When last we left our intrepid heroine, she was eating cookies from the awesome Wheaton dining hall during two afternoon lectures on spiritual formation in the writings of classic Protestant theologians. These lectures were more specialized than the preceding ones, and probably most interesting to folks who had read the authors in question, but still contained some useful insights for the average person.
Dr. Kelly Kapic, a professor at Covenant College, spoke about John Owen’s concept of “evangelical holiness”. Owen was one of the leading 16th-century Puritan theologians; his many books included Communion with God. (Four hundred years later, he has his own fansite; according to the thumbnail bio, “In his early twenties, conviction of sin threw him into such turmoil that for three months he could scarcely utter a coherent word on anything; but slowly he learned to trust Christ, and so found peace.” Oh yes, I’ve been there.)
Kapic said that for Owen, “evangelical holiness” was not only about right actions. In fact, Owen used “moral virtue” as a negative phrase, because self-generated effort is inferior to the holiness produced by grace. Sinful humanity likes to create a substitute (external or civil morality) for real spirituality, which does nothing to close the chasm between the holy Creator and the rebellious creature. True holiness is dependent on the gift of the gospel.
The moral law tells us what to do, but doesn’t give us the power to do it. That comes from our knowledge of God as He has revealed Himself in Jesus. The gospel is the only thing that brings spiritual strength, cheerfulness, courage, perseverance, and relief from fear and despair. The Law is still our guide for action, but we now live out of the freedom and power of the gospel. (Once again, I would have liked to hear about some specific spiritual practices that make this a psychological reality for the believer; one could easily walk away from a conference like this with the impression that the gospel message is a magic wand that taps us on the head and turns a frog into a prince. I wonder if many Christians suffer silent despair when they agree with all the right ideas but don’t feel better inside.)
Owen’s emphasis on divine gift, said Kapic, does not nullify his call to self-discipline, but it’s a matter of priorities: the ultimate goal of spiritual life is not self-improvement but communion with the Triune God. “Triune” is an important word here. Evangelical holiness is Christ-centered. God is most clearly represented when we look on the face of Jesus. It is the only way that humans can see the essential glory of the invisible God. By contrast, Kapic criticized some modern evangelical theologians for talking about God’s attributes without much discussion of Jesus.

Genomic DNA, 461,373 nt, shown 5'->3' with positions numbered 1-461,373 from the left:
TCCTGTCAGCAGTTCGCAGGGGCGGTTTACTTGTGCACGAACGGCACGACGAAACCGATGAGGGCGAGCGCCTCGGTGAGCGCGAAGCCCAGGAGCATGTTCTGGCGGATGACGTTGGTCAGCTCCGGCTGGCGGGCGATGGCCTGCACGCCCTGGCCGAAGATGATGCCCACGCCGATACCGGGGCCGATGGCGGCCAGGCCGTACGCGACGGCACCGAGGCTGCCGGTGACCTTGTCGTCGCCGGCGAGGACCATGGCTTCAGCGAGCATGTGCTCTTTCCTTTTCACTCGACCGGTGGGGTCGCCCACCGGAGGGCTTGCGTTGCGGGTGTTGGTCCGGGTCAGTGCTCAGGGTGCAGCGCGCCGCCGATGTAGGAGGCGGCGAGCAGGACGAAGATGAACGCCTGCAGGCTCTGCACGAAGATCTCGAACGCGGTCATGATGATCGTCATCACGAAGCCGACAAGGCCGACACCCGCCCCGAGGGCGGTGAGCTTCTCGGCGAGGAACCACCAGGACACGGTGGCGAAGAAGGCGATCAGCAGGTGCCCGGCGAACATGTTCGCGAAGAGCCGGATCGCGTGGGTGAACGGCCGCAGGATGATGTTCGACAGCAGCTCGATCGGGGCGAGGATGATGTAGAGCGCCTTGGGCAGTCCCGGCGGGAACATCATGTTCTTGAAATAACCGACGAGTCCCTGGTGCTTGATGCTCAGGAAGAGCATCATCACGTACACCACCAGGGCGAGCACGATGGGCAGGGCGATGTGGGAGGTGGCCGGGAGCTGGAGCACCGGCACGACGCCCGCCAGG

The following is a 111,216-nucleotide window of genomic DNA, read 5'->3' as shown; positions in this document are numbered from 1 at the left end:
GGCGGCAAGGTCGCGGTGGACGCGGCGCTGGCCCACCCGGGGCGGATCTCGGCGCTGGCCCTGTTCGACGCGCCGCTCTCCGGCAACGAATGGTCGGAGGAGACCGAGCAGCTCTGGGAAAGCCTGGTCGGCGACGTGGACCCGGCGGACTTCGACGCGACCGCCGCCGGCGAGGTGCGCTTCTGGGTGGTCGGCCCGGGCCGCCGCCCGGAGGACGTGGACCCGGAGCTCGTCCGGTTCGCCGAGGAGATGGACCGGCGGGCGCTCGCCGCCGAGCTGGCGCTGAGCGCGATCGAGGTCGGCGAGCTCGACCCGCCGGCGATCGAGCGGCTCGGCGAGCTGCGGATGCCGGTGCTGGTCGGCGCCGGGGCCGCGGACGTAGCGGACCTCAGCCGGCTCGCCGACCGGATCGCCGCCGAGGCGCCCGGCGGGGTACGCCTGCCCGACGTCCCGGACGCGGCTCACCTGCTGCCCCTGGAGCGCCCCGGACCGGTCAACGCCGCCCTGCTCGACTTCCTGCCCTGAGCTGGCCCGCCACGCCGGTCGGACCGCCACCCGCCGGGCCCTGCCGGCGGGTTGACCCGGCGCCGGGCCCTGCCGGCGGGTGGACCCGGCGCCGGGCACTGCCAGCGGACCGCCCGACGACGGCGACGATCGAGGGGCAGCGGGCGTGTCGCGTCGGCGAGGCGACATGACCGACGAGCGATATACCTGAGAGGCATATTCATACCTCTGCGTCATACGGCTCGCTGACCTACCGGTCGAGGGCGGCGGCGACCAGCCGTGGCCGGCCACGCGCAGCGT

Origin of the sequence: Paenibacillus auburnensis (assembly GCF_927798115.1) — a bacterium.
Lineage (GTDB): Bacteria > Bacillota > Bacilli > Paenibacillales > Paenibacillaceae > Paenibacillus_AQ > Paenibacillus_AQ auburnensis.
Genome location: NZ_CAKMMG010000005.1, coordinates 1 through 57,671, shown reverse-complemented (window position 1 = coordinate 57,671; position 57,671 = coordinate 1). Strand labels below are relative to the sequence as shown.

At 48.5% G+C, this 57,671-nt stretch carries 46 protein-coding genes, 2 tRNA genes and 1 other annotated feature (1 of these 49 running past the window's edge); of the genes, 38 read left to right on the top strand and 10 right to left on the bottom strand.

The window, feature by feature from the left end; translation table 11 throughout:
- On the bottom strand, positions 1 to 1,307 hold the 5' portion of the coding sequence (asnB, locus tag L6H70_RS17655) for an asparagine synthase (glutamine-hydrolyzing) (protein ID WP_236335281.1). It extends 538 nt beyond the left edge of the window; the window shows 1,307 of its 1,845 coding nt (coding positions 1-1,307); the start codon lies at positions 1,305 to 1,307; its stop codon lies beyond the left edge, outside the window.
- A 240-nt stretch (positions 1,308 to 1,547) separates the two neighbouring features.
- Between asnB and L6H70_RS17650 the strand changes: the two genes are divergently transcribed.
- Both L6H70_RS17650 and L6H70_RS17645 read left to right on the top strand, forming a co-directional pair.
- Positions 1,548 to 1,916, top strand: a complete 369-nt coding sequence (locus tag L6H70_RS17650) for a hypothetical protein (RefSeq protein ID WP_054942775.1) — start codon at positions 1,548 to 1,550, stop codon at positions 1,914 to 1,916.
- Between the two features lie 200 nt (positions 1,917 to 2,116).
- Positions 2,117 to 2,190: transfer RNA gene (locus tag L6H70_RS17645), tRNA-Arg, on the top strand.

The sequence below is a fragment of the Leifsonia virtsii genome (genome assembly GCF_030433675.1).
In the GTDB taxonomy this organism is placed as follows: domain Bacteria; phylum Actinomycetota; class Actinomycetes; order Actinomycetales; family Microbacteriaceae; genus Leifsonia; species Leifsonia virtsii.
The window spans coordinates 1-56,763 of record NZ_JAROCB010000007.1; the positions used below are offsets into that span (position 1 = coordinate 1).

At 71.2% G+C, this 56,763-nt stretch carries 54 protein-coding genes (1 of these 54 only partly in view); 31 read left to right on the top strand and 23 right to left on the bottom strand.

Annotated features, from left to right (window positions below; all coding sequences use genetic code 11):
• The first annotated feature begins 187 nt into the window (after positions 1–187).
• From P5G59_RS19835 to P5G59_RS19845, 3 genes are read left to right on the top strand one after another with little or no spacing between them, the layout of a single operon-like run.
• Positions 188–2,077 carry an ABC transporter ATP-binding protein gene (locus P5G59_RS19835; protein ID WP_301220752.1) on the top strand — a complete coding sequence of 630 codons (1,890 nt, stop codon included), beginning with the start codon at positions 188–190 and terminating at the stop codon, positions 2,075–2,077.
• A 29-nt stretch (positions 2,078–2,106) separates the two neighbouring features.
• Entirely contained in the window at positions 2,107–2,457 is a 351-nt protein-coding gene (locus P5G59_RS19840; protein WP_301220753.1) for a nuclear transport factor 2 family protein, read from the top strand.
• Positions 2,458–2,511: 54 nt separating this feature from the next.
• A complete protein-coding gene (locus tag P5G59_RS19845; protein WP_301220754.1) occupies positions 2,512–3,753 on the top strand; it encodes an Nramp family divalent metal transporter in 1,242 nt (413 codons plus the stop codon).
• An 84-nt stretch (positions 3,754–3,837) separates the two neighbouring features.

The difference between the Holy Spirit and false spirits is that God’s true spirit always points people to Christ. In Owen’s day, there were a lot of religious enthusiasms and awakenings, and he wasn’t convinced that all of them were truly from God. The test: does this spirit shape you into the image of Christ, in your mind, body, and affections?
According to Owen, all the blessings of the Christian life flow from our being partakers of the same spirit with Christ. By virtue of this union, Christ suffers in our afflictions. (Does this mean Owen was taking a position against the impassibility of God? If so, good for him.) This union is participatory and life-giving, not only transactional and abstract. The cross doesn’t only point to the past reality of salvation. It continues to shape the present reality of his body, the church–the wounds we bear by virtue of being godly in a fallen world.
Owen distinguished communion from union with God. Will we lose ourselves in absorption in God, and lose our creaturely distinctness? No, we do not lose our individuality, but rather participate in God’s spirit, each in our unique ways, brought into harmony but not obliterated. Unity with Christ glories in that diversity, while overcoming the sins that divide us.
Sadly, it was hard for me to believe the proponents of this utopian vision, given the evangelical church’s discrimination against sexual minorities. More than in past years, I found myself struggling with trust issues, and had to remind myself that the speakers might know some things about God even if their hearts were not open to everyone He created.
Dr. Bruce Hindmarsh, a professor of spiritual theology at Regent College, discussed how early evangelicals like John Wesley and George Whitefield appropriated and popularized pre-Reformation resources on spiritual practices to develop a modern Protestant vocabulary for spiritual formation. I have to confess that I did not take very good notes on this presentation. Not having read the authors in question, I had only a limited interest in Hindmarsh’s detective work to trace how they read and reprinted one another’s writings, though I was moved by his reverence for the centuries-old book that he showed us.
He made an interesting comparison between Protestant and Catholic treatment of new movements that arise in the church. Protestantism splits into new sects, while the Catholic Church prefers to incorporate them as new “schools” (to use Prof. Cunningham’s terminology from his lecture) like the Franciscans, Dominicans, and so forth. Had Wesley and the evangelicals appeared before the Reformation, they might have become a new religious order within the wider unified church. A school of spirituality could be described as a particular way of hearing and relating to the gospel, identified with a particular cultural milieu and group of people.
That’s enough fun for today. Next time: Gordon Fee puts the Spirit back in spirituality; Dallas Willard reveals the three rules of humility; and some women are allowed to speak.